A speaker so good it doesn't sound like a speaker

Magnepan's 1.7 flat-panel speaker is being hailed by the audiophile press as a landmark design, one of the greatest speakers of our new century.

Magnepan's new 1.7 flat-panel speaker is supermodel skinny and tall. Magnepan

I've probably listened to and reviewed a thousand speakers, and truth be told, the majority of them never sound like live music. They sound like speakers.

The "problem" with box speakers is that you're always aware the sound is coming out of a box, but Magnepan speakers don't have a box. And they don't have dome tweeters or cone midrange or woofer drivers, either. Magnepan technology is radically different than what you find on box speakers, so the 1.7's sound "floats" free of the speakers themselves.

The new Magnepan 1.7 ($1,995 per pair) looks a lot like the model it replaces, the 1.6 , which was regarded by many of the world's high-end audio critics, including me, as one of the greatest less-than-$2,000 speakers on the market. The 1.6 stayed in the line for more than 10 years, and I have every reason to believe the 1.7 will be a standard bearer for just as long. And speaking of value, Magnepan also offers a factory-direct $599 (per pair) panel speaker, the MMG. The technology isn't as advanced as the 1.7's, but it's miles ahead of any other $599 speaker I can think of.

The 1.7 panel is 64.5 inches high, 19.25 wide, and just 2 inches thick. Magnepan builds all of its speakers in White Bear Lake, Minn., and almost all the 1.7's parts that aren't fabricated in-house are sourced from U.S. suppliers. I reviewed the 1.7 for Tone Audio magazine, where you can read the complete review.

The 1.7's technology is unprecedented for Magnepan; the speaker is the company's first "full-range ribbon" design. It's also worth noting that what makes a well setup pair of 1.7s so special isn't just something that only dyed-in-the-wool audiophiles would notice; pretty much anyone with ears will immediately grasp what's going on. Their box-free sound is astonishing.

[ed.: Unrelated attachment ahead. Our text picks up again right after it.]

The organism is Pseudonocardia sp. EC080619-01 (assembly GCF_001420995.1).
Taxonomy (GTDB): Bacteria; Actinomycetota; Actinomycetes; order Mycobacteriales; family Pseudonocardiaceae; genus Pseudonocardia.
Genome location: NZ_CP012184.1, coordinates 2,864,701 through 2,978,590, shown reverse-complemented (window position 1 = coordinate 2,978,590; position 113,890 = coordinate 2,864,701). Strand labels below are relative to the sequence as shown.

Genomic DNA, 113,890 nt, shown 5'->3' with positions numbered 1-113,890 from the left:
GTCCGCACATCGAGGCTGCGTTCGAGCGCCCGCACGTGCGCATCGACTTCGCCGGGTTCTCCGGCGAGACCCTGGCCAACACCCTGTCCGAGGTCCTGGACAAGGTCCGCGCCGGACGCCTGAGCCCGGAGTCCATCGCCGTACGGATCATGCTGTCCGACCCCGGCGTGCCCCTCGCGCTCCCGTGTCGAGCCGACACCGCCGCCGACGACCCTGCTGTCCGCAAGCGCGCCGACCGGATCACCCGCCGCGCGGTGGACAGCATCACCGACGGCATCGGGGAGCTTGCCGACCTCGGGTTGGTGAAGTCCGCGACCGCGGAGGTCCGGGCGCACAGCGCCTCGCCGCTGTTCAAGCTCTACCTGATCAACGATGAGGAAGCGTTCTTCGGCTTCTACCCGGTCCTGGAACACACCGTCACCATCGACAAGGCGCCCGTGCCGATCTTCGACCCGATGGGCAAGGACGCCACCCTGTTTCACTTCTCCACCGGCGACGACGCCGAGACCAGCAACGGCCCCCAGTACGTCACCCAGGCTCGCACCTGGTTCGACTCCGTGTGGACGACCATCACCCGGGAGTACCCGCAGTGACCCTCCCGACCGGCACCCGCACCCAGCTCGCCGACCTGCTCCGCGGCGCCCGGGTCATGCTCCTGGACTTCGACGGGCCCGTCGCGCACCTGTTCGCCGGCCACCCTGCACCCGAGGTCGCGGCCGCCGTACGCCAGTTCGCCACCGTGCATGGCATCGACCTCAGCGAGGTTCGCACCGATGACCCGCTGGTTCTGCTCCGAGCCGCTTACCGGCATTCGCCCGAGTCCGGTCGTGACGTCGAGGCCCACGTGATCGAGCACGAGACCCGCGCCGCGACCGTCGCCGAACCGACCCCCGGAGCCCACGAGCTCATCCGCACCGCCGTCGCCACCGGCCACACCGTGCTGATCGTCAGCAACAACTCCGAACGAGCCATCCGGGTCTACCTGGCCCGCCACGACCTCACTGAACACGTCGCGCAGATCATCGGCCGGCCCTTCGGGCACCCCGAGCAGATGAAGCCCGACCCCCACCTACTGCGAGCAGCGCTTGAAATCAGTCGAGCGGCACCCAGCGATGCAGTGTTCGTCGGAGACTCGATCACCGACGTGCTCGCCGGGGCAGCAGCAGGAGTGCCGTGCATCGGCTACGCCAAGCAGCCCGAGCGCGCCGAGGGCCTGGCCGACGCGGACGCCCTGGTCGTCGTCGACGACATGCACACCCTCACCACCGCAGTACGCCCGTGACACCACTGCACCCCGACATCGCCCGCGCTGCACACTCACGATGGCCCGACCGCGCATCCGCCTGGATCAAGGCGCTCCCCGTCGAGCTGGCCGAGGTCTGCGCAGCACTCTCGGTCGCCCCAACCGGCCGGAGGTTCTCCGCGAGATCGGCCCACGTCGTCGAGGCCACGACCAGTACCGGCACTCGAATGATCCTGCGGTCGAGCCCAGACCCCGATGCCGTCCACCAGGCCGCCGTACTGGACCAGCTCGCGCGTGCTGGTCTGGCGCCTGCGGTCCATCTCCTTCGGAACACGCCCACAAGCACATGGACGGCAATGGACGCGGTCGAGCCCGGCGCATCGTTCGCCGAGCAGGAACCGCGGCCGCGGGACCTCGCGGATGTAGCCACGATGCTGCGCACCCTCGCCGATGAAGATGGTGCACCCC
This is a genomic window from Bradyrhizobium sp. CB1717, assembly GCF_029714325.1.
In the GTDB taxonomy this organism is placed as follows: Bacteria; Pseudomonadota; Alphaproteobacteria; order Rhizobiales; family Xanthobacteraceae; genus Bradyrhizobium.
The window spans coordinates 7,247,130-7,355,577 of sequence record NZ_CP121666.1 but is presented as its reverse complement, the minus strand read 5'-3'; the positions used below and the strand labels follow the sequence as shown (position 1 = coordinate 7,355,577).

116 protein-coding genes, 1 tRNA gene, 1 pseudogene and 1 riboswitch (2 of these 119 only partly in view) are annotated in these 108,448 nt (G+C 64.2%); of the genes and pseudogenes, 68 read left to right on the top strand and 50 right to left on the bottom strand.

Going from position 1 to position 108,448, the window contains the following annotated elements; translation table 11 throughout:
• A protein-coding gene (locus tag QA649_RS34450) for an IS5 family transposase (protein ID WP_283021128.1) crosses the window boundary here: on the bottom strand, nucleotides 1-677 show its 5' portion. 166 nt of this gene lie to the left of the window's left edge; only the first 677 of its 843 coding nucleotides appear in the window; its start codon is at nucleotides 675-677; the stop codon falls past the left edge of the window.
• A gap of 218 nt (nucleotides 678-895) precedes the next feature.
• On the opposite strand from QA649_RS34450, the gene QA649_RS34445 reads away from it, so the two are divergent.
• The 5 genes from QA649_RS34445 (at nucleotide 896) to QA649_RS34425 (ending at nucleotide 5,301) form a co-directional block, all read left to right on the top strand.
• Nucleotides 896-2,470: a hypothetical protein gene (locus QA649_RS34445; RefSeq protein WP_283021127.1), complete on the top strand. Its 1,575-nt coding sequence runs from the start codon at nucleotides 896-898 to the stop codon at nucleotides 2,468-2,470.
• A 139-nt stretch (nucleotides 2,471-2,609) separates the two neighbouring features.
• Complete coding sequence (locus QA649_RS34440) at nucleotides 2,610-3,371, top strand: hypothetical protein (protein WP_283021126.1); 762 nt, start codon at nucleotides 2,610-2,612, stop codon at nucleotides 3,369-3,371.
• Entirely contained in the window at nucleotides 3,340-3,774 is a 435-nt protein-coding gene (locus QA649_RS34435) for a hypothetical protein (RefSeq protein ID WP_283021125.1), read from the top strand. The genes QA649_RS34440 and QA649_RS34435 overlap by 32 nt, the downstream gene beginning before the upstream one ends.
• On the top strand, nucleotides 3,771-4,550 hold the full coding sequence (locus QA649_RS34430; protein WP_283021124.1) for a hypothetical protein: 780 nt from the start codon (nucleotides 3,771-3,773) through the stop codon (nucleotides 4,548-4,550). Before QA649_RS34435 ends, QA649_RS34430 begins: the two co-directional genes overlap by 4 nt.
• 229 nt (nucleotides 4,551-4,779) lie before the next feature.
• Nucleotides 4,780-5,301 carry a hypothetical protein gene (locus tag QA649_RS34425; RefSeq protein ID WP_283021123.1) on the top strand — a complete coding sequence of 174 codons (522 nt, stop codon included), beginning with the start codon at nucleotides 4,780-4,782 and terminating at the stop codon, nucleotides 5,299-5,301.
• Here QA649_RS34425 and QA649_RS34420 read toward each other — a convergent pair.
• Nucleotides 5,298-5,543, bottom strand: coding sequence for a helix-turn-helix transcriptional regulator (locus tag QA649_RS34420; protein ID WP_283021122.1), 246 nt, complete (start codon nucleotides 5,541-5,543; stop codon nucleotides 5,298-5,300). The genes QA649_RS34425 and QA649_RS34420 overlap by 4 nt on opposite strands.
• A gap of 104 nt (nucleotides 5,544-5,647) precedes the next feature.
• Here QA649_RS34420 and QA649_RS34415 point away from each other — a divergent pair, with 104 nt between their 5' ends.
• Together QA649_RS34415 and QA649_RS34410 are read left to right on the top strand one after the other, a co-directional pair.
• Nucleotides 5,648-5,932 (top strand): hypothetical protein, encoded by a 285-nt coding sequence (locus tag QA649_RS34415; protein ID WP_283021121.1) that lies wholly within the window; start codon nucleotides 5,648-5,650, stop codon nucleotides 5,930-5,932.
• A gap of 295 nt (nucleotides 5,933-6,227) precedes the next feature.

Bass? I know some folks think you "need" to use a subwoofer with Magnepan speakers, but I retired my sub when I started using the larger Magnepan 3.6 . The 1.7's bass definition is a marvel, capable of revealing textures and nuance like no cone woofer can. The 1.7's low-end extends to the mid 40 Hertz range, that's pretty deep, but I'm not claiming the skinny speaker has the impact of a big dynamic speaker or sub. With the 1.7 you hear the bass, but you never feel it in your gut. No speaker is perfect, and no one speaker will ever please everyone.

Don Byron's ravishingly beautiful "Bug Music" CD displayed the 1.7's sweet tonality. Byron's big, brass band sounded effortlessly alive, without a hint of glare or edge; the 1.7 doesn't accentuate detail, it just plays what's on the record. Each instrument sounded remarkably more like itself, and each one had a 3D solidity that few box speakers anywhere near the price of a 1.7 can muster.

I've been listening to a lot of reggae music lately, and I loved the way "The Harder They Come" soundtrack LP's juicy rhythms goosed the 1.7's bass panels to new heights of ecstasy. The speaker sounds great at soft, late-night volume, but it really comes to life turned up fairly loud.

Which reminds me: Magnepan speakers are all power hogs, so figure at least 100 watts per channel, but the more the merrier. The quality of the watts is also crucially important, so I can't imagine the 1.7 sounding remotely good with a receiver. One more thing, the speaker may be only 2 inches thick, but it needs a lot of space around it to sound best. Figure on placing it 24 to 36 inches away from the wall behind it.

The 1.7 is the best-sounding audiophile speaker on the planet for less than $2,000, and if Magnepan sold it for double or triple that price, it would still be a steal.

 

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